Complex Regional Pain Syndrome (CRPS) seems to be unrelated to the extent or seriousness of the original insult to the knee.
Often the original problem is, in the grand scheme of things, relatively trivial.
There is an injury, or surgery (often minor), and almost invariably the person has spent a period with the joint immobilised. The problems tend to become apparent when the person goes off to rehabilitation. Rehabilitation does not progress smoothly. Range of movement is limited by pain. The person insists on continuing with crutches despite the physiotherapists wanting them stopped. The pain becomes illogically severe, and has a particular unremitting characteristic. Even touching the limb can be painful, and the sensation is unpleasant and burning in nature. Other symptoms include boggy swelling around the knee, where the skin can be poked down and takes a while to come back to normal. The skin can be shiny red and very warm compared to the other side. The leg can feel quite sweaty, and the sweatiness can actually be measured and compared to the other limb.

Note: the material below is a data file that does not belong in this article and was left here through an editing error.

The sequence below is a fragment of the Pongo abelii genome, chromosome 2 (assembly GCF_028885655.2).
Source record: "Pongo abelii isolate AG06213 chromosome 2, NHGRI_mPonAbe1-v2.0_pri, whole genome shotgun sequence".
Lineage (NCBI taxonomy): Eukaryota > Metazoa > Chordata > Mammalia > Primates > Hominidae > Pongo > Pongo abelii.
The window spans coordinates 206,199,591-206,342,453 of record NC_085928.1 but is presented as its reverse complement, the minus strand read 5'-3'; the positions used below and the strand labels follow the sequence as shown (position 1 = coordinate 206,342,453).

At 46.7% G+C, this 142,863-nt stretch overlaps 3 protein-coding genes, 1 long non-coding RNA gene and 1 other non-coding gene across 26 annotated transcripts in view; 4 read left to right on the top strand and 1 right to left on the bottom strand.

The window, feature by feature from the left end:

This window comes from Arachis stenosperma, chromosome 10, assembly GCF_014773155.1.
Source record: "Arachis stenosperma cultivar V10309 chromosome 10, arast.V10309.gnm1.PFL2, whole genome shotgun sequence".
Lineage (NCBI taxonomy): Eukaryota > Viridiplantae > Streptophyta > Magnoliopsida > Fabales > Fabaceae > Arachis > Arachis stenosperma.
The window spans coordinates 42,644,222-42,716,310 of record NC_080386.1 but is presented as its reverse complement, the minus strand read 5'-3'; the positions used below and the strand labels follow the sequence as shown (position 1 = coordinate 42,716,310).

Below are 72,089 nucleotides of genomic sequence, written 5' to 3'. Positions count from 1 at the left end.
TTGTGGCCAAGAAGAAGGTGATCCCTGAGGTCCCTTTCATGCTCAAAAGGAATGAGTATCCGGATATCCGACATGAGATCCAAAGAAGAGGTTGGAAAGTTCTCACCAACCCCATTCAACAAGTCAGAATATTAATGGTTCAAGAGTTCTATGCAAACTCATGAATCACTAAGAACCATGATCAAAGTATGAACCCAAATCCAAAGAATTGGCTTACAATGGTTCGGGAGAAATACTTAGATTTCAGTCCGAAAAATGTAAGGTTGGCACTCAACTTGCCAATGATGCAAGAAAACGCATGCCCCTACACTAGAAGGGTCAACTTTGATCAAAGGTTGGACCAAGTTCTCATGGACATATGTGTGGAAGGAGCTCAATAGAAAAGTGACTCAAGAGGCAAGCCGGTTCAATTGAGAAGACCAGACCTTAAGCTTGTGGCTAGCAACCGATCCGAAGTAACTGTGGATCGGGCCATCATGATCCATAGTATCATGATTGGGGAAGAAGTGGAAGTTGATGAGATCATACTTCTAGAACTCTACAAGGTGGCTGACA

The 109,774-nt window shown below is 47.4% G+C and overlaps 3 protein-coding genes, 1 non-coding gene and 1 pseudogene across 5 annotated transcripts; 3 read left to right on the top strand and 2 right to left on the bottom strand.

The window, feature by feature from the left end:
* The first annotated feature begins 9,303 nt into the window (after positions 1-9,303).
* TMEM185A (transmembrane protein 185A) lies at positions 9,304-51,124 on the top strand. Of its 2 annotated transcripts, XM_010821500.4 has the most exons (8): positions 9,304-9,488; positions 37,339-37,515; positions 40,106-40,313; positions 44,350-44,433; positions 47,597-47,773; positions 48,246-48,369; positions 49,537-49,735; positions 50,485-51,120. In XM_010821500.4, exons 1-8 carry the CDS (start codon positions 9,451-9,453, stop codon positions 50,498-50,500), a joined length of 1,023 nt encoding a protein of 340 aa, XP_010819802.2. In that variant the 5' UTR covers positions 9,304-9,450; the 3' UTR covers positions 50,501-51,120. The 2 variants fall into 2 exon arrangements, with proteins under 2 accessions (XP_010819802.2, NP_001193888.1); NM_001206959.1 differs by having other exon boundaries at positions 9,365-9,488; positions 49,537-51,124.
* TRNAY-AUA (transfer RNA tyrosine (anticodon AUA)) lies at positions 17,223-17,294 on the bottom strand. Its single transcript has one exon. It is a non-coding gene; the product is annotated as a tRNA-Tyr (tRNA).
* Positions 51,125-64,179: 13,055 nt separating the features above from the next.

This stage is called Stage I CRPS. The patient may stay in this phase and not progress to any worsening symptoms. Stage I is more amenable to treatment than later stages.